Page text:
15032849_10154114892521238_68260037536364233_n“Now they are 21. They go out into a society who has not prepared to welcome them. After this point and after our long journey, full of ups, downs , happy and sad we arrive at another hurdle. But, just like our boys we are always fighting, searching and promoting the awareness to all and especially to the parents who have just had a diagnosis and think their world has caved in. We stand by them because we made a decision to stand up and keep going for as long as we can. Crashing out is not an option because what is at risk is our boys. Autism has given us the opportunity to appreciate the smaller things in life which we would overlook in an already busy world.”
Chris (Stephanos sister):
“I am so amazed by his memory.  He remembers choreographies and song lyrics from years ago. So much so that we can dance to “I will survive” and he will remind me of the steps.”
When he sings Hakuna Matata “He hits the exact tone and also makes the background sounds of the music just with his mouth, he is unbelievable and sothumbnail_97F59141-AC3F-4BF6-9715-B348B40D813E talented. I can see that in general he likes music and especially Disney ones but I think it makes him feel more special that he gets to sing his favourite songs with me. Disney was definitely something we both enjoyed as kids so much and I think it was a way that we both could relate since we loved Disney and grew up with it until now. So I would say it’s more like a the first bond that made us become more closer as sister-brother relationship. I was listening to the Disney song ‘You’ll be in my heart’ from Tarzan few days ago and I instantly started being emotional when singing along cause all Disney songs just remind me of Steph and always will.”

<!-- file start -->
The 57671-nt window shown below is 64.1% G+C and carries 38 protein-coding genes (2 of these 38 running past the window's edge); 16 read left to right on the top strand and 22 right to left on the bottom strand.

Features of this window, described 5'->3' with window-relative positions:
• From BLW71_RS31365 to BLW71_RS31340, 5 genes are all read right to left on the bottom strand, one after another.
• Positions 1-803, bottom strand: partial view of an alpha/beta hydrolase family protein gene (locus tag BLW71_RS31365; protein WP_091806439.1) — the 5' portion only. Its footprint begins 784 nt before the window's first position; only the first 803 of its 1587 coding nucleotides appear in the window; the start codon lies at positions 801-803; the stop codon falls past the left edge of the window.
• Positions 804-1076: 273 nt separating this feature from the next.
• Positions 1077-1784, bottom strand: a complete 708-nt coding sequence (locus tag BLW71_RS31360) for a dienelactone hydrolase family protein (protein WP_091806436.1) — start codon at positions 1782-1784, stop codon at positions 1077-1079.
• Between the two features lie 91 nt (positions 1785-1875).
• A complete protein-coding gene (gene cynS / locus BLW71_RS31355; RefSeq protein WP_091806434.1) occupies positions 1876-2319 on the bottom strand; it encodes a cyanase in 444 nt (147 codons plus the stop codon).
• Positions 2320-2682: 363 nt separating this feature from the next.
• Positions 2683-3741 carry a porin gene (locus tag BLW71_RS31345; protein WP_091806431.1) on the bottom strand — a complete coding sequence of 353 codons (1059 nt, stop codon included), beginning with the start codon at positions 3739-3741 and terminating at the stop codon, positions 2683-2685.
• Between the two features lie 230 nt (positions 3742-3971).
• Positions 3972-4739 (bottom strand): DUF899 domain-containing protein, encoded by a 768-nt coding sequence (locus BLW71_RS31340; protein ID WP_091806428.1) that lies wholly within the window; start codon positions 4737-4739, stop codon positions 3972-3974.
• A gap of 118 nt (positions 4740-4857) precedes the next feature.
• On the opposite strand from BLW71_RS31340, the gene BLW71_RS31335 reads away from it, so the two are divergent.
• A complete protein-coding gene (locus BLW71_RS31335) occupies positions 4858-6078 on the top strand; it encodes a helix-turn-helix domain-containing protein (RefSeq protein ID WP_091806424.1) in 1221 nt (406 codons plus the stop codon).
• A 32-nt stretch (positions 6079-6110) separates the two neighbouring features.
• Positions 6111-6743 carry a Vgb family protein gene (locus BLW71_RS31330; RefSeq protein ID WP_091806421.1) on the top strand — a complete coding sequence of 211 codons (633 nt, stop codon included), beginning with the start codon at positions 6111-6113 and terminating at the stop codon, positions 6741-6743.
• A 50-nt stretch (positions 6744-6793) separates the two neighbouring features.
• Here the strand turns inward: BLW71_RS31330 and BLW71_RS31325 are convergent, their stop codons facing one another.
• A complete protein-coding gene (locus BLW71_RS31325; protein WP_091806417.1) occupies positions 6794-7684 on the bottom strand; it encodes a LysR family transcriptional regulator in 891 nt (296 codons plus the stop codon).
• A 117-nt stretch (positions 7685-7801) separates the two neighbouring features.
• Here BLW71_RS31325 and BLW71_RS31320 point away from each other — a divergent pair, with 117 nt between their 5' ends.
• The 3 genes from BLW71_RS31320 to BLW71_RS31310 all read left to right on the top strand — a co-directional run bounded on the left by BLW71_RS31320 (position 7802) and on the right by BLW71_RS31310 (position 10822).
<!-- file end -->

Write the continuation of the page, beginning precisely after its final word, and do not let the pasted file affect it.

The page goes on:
“When he was younger he was a perfectionist he wouldn’t let me draw stuff the way I thought it was correct. He would just take his pen and do it his way on top. Sometimes he still does it now, but it was worse before when we were younger. I think Steph  is fine to do anything with me except drawing because he loves it that he wants to draw in his own way and that’s what makes him be so amazing at drawing.”
“It’s fascinating how autism can bring all people from different areas of the world together”.
Christiana (Christos’ mum):
After the diagnosis “…and while we thought we were alone in this battle, we met Chriso and Stephanos and that gave hope in our lives. We had a common cause and both families fought together. I remember the first time i saw Stephanos I was taken aback by his big bright eyes and his smile, and when i saw Chriso I saw an ally. She inspired me and gave me strength and still does to this day.”